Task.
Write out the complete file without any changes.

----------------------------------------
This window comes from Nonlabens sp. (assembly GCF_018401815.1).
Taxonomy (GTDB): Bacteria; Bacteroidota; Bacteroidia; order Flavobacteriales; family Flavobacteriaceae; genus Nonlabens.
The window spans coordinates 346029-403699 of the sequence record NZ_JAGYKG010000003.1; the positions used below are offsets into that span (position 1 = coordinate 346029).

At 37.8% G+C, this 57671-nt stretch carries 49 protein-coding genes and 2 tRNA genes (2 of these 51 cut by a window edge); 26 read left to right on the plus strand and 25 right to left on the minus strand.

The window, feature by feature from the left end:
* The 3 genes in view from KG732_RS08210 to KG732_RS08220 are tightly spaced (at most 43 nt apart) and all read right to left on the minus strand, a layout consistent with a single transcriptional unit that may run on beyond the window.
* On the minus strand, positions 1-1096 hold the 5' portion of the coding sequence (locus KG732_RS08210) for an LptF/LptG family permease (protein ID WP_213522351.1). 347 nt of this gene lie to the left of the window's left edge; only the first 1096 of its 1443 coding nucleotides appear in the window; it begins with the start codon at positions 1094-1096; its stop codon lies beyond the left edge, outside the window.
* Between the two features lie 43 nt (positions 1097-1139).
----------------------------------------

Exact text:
This window comes from Nonlabens sp. (assembly GCF_018401815.1).
Taxonomy (GTDB): Bacteria; Bacteroidota; Bacteroidia; order Flavobacteriales; family Flavobacteriaceae; genus Nonlabens.
The window spans coordinates 346029-403699 of the sequence record NZ_JAGYKG010000003.1; the positions used below are offsets into that span (position 1 = coordinate 346029).

At 37.8% G+C, this 57671-nt stretch carries 49 protein-coding genes and 2 tRNA genes (2 of these 51 cut by a window edge); 26 read left to right on the plus strand and 25 right to left on the minus strand.

The window, feature by feature from the left end:
* The 3 genes in view from KG732_RS08210 to KG732_RS08220 are tightly spaced (at most 43 nt apart) and all read right to left on the minus strand, a layout consistent with a single transcriptional unit that may run on beyond the window.
* On the minus strand, positions 1-1096 hold the 5' portion of the coding sequence (locus KG732_RS08210) for an LptF/LptG family permease (protein ID WP_213522351.1). 347 nt of this gene lie to the left of the window's left edge; only the first 1096 of its 1443 coding nucleotides appear in the window; it begins with the start codon at positions 1094-1096; its stop codon lies beyond the left edge, outside the window.
* Between the two features lie 43 nt (positions 1097-1139).